I’ve been living with type 1 diabetes (T1D) since I was 19 years old. Day and night, there are countless calculations I make to manage my blood glucose and anything that can affect my glycemic control. The daily checklist is extensive but vital to my survival. What’s my morning fasting glucose? Do I have enough insulin in my pump and is my continuous glucose monitor (CGM) working correctly? Did I calculate the carbohydrates correctly in what I’m about to eat or drink, and did I factor in effects of fat and protein in the meal to ensure good glycemic control? Is it possible I could become hypoglycemic overnight and will I wake up from my CGM alarm? The list goes on.
I was diagnosed as a junior in college. I had already made the decision to become a physician. However, my diagnosis changed my life and my perspective, highlighting the importance of the need to advance medical research. It was very clear to me that if people hadn’t worked to understand and discover new medicines for this disease, I wouldn’t be here today. More than 30 years later, I am a physician-investigator, having spent 17 years directly caring for patients as an endocrinologist and two decades in pharmaceutical research and development. At home, I now have a teenage daughter living with T1D, bringing the disease even closer to my heart. Both of our experiences with T1D have allowed me to empathize with patients in a way I would not have otherwise experienced.
Over the last few decades, I have witnessed the evolution of T1D management options. I used to measure my blood glucose up to eight times a day with a fingerstick — now I use CGM. I started off giving myself at least six daily injections of insulin — it wasn’t until 10 years later that I switched to an insulin pump. Most recently, I started using a hybrid closed loop system. Now, my CGM directly interacts with my insulin pump and can adjust my insulin rates as needed—and although I still need to be aware and input certain information throughout the day, having this system has improved my quality of life.
Nevertheless, it’s still a tremendous amount of work and mental energy to manage these various systems and to always be tethered to a monitor and pump. While about 50% of patients with T1D like myself achieve target measurements to manage glucose levels, many do not. The need to advance better treatment options with the potential to alleviate the many burdens of this disease have never been more apparent.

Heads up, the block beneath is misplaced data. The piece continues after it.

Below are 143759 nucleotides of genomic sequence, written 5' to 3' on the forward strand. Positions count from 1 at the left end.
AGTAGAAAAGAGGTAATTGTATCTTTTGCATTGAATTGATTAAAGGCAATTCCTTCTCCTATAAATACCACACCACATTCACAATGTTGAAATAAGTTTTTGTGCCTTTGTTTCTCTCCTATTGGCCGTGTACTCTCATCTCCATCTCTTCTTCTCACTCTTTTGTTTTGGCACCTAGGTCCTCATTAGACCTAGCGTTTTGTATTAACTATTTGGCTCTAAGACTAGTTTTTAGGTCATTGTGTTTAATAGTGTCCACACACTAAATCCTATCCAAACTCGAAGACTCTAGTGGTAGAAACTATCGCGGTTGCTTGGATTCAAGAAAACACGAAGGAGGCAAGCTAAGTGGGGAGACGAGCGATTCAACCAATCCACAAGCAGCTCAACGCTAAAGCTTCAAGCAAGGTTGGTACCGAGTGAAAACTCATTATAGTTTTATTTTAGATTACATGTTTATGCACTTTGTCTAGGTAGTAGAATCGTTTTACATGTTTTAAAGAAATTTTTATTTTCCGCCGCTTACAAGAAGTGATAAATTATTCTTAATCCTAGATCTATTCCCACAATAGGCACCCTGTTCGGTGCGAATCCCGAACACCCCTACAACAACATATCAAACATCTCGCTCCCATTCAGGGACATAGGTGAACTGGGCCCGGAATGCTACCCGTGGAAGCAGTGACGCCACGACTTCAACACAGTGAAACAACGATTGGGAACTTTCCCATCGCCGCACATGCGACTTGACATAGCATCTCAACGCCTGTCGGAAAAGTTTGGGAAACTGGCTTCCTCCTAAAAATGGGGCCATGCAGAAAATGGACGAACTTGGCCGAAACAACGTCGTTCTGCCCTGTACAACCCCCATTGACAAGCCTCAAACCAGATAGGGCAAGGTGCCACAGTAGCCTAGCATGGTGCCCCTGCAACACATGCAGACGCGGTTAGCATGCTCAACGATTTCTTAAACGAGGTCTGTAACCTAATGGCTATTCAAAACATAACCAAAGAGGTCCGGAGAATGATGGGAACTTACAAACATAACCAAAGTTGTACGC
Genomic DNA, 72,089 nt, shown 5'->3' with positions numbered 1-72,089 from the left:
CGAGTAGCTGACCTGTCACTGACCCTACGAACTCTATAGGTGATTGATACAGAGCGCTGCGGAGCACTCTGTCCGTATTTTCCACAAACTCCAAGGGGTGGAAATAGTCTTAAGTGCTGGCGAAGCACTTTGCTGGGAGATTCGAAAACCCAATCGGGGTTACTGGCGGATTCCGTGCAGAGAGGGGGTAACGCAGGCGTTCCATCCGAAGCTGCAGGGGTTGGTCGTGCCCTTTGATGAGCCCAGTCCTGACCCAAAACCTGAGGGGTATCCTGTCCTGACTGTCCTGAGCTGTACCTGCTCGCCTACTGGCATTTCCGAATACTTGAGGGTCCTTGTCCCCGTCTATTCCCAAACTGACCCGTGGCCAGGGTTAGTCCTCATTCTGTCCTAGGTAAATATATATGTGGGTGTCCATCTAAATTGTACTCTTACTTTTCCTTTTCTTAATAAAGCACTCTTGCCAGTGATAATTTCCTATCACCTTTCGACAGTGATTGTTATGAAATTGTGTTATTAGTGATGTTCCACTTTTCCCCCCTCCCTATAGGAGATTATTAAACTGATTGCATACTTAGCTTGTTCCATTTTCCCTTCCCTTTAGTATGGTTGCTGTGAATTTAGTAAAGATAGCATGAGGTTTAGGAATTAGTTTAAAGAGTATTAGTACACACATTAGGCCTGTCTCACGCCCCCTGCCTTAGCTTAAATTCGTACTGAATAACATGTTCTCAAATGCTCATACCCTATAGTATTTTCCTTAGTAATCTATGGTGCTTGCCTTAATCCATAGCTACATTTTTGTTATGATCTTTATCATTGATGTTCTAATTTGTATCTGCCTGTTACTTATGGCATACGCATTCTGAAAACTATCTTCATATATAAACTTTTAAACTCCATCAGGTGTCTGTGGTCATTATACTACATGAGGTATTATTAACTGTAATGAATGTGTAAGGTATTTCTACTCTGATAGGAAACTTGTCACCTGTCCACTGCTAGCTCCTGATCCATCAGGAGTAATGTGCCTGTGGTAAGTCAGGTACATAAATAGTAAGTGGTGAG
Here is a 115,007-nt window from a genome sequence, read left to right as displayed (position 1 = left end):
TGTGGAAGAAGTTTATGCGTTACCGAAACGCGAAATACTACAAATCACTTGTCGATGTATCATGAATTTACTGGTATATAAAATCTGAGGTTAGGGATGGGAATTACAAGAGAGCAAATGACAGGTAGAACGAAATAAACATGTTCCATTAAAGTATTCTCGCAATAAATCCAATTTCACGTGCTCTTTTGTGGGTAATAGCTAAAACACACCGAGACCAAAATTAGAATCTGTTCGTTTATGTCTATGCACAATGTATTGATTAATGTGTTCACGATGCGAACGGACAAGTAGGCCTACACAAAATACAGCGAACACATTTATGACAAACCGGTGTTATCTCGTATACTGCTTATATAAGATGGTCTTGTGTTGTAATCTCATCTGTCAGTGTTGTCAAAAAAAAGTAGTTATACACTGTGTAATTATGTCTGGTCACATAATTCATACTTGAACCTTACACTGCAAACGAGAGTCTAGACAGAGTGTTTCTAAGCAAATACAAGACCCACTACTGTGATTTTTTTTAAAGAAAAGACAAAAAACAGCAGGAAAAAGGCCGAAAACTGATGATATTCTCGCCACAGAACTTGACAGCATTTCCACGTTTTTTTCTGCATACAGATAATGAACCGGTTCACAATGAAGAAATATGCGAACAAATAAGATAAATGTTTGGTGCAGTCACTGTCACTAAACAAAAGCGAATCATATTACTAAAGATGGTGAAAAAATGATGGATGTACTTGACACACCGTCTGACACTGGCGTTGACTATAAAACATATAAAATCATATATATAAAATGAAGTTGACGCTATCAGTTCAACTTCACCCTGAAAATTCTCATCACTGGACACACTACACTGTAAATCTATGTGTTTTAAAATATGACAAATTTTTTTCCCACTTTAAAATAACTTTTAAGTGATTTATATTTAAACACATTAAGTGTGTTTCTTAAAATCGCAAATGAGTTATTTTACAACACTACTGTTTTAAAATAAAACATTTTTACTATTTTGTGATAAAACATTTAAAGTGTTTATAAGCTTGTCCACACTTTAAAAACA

For many of us in the T1D community, managing T1D is like driving a car — if you take your eyes off the road momentarily, something adverse could happen. Some liken the constant vigilance and frequent associated worries of T1D to having an additional, very stressful, full-time job: managing T1D imposes a psychological burden in addition to the physical one; anticipating and reacting to your body’s needs at every meal, every night going to sleep, every time you exercise, every time you feel sick. Imagine living with this worry 24/7 and being among the 50% of individuals with T1D who, despite their best efforts and technologies available, cannot maintain their glucose levels in the ideal range.
I joined Vertex in 2019 and now lead the clinical development group for cell and genetic therapies here, which includes our work on T1D. At Vertex, we strive to have an impact on serious diseases by understanding and targeting the underlying biology of the diseases on which we work. In T1D, we see a possibility to transform the disease by addressing its root cause: the destruction of pancreatic beta cells. Our vision is to advance cell and genetic approaches to potentially restore the body’s ability to regulate glucose.
For me, my daughter and the broader T1D community, the work we’re doing today could lead to a future where the management of T1D could be less burdensome, where the mountain of decisions and calculations each day are possibly flattened into the horizon ahead.
To learn more about Vertex Pharmaceuticals, visit global.vrtx.com.